Many people believe that the most important thing in strategic planning is deciding what to do; which opportunity to select out all those you’ve identified; which market segments and customers to target out of your total available market.
Indeed, these are important decisions that must be made. However, to me, equally important, if not more, are the decisions what not to do. Which opportunities to say “No” to. In fact, I believe that each “Yes” you say needs to be followed by several “No’s”.
Often there are several good business opportunities out there. More customers you can go after, additional products you can develop. All too often I see a “this AND that” approach been used by business leaders. Sometimes it’s because these choices are hard to make. It’s not easy saying no to what seems like a profitable opportunity. Other times, it’s a symptom of a lack of strategy and a pure opportunistic approach.
Regardless of the reasons, the results are never good. At best you achieve mediocre performance, financially and product wise. At worst, you go out of business.
Moreover, this inability to say no also frustrates your people. They know that they cannot go after all of these opportunities. They want their management to help them succeed by deciding what not to do. When leaders fail to do so, they set-up their people for failure.
For companies and products to be successful they need to have a clear focus, identity and value proposition. This also enables them to develop a solid business model. Our role as leaders is to demonstrate strategic self-discipline and help our people to remain focused and perform great.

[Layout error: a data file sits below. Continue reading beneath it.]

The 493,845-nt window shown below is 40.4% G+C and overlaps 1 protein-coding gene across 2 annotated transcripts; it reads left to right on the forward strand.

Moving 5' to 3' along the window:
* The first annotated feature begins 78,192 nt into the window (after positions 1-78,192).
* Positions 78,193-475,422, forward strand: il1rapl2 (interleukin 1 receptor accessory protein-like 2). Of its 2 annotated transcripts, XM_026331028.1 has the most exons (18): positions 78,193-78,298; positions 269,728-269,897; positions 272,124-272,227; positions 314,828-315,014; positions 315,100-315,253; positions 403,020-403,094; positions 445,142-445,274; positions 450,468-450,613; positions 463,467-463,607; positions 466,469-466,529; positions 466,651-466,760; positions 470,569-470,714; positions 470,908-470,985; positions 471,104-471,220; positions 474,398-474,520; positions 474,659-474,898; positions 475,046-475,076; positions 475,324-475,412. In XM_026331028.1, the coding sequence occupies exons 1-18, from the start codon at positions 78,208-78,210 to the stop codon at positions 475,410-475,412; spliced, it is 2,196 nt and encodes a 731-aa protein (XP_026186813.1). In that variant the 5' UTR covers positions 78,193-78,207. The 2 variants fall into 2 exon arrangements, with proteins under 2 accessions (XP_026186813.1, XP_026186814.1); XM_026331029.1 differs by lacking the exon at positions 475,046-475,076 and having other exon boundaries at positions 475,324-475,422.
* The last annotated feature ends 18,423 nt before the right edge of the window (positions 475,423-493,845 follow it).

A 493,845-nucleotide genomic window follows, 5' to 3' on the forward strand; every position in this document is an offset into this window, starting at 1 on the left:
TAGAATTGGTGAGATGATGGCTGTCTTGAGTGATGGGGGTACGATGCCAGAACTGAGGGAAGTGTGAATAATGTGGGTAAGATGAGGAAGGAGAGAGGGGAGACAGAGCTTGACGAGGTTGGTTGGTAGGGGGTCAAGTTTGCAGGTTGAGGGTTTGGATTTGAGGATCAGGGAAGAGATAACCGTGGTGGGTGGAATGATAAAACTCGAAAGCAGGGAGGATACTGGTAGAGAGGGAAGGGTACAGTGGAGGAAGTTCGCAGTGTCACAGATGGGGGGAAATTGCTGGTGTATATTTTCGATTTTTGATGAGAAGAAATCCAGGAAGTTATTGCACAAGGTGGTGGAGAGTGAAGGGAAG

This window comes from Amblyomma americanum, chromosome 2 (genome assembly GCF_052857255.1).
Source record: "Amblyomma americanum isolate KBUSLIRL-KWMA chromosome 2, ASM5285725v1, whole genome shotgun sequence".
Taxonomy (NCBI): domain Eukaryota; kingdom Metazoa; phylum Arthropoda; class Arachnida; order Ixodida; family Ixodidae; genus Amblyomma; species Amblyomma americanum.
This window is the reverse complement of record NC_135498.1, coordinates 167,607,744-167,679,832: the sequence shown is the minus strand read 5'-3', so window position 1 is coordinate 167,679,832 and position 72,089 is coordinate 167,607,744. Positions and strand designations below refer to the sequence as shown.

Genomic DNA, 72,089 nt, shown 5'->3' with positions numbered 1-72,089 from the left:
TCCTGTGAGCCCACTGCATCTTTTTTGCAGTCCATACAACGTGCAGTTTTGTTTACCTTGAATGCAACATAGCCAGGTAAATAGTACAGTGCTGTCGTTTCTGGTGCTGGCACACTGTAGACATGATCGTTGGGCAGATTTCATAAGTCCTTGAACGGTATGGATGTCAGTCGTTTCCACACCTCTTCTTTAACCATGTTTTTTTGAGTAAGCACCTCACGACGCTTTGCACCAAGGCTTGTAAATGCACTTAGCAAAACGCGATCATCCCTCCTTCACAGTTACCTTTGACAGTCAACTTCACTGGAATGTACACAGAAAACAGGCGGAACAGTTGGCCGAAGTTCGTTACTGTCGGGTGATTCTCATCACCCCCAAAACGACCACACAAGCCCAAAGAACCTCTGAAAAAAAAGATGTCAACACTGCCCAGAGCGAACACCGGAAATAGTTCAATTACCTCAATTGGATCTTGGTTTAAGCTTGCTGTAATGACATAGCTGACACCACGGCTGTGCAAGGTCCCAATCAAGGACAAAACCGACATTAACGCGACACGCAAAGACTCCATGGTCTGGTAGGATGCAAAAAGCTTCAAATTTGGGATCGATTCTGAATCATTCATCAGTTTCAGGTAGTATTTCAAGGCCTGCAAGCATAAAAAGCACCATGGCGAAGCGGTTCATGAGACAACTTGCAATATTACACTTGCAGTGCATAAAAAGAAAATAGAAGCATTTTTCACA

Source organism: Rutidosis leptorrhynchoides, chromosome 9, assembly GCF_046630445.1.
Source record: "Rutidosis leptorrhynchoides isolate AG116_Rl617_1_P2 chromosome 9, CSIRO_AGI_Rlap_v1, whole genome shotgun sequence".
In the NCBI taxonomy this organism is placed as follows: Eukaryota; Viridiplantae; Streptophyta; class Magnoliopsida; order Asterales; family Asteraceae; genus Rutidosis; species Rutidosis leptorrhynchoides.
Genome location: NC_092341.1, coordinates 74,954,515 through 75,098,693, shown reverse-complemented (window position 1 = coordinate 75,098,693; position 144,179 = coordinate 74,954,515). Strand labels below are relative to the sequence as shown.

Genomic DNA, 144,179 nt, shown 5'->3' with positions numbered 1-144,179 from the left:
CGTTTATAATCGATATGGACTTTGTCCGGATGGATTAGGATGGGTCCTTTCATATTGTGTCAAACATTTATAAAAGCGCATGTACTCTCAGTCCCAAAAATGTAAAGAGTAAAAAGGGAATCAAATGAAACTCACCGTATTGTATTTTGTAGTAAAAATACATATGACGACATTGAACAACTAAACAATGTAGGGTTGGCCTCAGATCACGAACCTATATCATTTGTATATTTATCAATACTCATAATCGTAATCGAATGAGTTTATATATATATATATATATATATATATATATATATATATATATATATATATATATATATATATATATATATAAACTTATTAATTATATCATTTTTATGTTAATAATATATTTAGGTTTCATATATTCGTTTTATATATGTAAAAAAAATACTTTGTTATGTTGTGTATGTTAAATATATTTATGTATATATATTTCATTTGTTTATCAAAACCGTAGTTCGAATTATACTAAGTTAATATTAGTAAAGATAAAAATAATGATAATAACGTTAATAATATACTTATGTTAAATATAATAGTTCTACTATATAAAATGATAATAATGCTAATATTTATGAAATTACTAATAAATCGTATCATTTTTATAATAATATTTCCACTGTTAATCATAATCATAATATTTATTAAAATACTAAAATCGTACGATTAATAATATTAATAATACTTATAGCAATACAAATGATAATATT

I recently heard a great story, which may or may not be true. In any case, it serves as a good example of strategic self-discipline. When Google was still in its early days as a fledgling start-up company, desperate for cash, Visa made them a very tempting offer. Visa asked that Google will place their logo at the bottom of Google’s home (main) page. For that Visa was offering to pay a cool one million dollars.
Nine out of ten start-ups would have said yes and taken the much-needed cash. It would have enabled them to fund the company’s development and growth. Google said no. It didn’t fit their purpose, vision, and identity as a company. It conflicted with their view of what their product should be.
I think they made the right decision.
You need to have a clear purpose, vision, and goal in order to have long-term success. However, you equally need strategic self-discipline in order to avoid the many temptations and distractions along the way and maintain your company’s strategic focus and identity.
Learn to say no in your business strategy, and practice it often.